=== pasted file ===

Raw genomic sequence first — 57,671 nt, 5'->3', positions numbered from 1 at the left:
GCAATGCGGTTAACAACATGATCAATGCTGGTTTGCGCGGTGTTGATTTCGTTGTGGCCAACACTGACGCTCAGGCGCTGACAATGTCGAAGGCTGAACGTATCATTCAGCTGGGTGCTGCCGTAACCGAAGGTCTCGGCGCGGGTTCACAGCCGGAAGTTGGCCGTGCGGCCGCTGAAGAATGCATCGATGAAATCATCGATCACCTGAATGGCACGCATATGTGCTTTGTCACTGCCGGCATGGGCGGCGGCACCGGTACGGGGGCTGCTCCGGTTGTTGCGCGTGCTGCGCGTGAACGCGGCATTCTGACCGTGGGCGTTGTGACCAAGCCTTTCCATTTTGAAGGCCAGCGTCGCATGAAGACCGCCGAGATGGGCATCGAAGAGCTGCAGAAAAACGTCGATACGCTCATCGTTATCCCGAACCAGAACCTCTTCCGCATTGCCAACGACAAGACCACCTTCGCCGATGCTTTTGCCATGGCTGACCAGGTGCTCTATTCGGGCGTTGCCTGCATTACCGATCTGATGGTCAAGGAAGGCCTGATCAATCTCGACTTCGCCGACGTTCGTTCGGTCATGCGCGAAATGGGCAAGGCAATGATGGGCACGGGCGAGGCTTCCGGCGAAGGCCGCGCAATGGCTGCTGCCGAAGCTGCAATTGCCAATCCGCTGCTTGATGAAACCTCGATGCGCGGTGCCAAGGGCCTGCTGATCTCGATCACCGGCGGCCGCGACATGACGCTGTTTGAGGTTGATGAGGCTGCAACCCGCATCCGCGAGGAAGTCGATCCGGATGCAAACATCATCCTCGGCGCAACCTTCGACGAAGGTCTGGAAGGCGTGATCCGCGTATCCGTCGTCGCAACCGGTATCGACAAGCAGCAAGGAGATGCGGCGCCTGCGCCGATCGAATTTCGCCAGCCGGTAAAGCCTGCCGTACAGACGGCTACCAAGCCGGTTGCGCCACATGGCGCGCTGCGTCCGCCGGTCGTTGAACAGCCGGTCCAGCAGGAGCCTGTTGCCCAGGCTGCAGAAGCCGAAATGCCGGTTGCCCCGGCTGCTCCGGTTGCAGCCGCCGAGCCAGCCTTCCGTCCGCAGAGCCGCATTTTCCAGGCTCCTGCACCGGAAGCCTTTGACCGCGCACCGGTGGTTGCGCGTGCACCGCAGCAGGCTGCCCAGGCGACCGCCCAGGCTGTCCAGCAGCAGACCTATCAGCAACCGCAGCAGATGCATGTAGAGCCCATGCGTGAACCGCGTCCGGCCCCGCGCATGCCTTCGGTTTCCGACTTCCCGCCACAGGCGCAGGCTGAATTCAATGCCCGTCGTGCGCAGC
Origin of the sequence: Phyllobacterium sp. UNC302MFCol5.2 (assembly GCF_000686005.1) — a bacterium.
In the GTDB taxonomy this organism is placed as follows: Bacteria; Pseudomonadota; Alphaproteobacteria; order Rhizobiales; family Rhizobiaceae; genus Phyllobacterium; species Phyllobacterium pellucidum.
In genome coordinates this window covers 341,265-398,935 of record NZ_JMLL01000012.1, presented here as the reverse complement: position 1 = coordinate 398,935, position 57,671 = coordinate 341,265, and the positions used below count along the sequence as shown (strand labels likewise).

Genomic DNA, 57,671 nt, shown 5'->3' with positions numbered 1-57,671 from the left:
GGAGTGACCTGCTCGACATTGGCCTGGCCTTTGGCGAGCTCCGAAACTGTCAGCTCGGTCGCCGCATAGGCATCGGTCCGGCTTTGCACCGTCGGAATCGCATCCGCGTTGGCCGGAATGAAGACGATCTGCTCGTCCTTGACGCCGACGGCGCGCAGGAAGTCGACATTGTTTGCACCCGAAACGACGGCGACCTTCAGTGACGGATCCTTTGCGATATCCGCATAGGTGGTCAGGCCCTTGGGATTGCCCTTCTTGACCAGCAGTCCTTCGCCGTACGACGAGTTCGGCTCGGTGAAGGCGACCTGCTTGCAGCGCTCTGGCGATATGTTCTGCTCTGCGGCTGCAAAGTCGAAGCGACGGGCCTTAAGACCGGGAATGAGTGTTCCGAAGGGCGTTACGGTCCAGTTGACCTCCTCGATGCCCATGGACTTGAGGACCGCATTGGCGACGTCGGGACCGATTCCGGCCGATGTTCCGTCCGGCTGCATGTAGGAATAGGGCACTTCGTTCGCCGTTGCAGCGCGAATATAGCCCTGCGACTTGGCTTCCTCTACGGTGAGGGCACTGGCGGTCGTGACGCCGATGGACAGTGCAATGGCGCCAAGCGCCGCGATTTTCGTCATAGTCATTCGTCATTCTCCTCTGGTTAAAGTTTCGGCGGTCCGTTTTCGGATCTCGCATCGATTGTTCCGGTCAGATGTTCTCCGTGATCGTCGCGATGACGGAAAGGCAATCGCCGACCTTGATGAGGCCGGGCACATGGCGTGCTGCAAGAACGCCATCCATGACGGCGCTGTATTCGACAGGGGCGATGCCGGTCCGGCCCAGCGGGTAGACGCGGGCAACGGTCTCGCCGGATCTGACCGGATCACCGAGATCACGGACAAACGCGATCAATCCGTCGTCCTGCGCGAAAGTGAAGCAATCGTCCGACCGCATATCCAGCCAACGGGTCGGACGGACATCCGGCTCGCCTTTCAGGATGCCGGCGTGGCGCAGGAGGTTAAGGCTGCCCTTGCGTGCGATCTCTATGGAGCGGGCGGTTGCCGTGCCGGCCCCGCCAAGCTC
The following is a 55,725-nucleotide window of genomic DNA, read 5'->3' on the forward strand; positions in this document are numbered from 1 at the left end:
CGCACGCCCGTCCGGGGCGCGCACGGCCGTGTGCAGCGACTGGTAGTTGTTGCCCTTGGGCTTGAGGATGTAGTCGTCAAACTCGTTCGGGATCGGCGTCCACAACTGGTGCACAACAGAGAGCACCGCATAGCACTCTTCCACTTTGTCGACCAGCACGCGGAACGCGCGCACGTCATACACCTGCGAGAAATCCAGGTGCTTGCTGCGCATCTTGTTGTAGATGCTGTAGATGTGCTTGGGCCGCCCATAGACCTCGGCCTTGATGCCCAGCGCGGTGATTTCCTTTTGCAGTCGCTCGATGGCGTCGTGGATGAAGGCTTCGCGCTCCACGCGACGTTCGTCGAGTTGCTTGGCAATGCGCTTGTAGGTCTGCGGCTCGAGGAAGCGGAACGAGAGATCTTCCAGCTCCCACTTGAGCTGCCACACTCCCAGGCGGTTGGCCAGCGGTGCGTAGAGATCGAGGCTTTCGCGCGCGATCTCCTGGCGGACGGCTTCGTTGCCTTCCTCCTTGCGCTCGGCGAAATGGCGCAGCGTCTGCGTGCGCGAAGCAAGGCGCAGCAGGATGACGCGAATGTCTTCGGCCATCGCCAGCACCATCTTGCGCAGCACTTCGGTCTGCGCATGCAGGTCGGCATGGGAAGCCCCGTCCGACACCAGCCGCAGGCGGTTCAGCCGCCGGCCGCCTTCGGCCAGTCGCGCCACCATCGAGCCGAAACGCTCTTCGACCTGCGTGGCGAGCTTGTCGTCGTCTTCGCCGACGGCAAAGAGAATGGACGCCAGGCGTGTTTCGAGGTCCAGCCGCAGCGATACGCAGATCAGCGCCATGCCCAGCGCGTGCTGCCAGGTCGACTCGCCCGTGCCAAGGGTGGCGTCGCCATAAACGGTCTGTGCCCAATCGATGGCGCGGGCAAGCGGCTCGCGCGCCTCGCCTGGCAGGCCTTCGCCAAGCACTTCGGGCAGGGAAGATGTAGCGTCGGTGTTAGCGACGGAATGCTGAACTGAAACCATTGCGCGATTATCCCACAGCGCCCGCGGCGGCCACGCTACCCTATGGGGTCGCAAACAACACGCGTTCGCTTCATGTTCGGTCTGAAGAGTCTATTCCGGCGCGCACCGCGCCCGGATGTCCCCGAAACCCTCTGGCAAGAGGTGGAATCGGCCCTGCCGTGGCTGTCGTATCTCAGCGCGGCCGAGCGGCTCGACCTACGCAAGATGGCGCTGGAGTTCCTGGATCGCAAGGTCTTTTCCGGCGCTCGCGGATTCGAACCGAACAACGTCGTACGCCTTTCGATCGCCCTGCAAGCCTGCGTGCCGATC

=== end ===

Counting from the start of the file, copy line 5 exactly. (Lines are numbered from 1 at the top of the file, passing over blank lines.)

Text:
In genome coordinates this window covers 341,265-398,935 of record NZ_JMLL01000012.1, presented here as the reverse complement: position 1 = coordinate 398,935, position 57,671 = coordinate 341,265, and the positions used below count along the sequence as shown (strand labels likewise).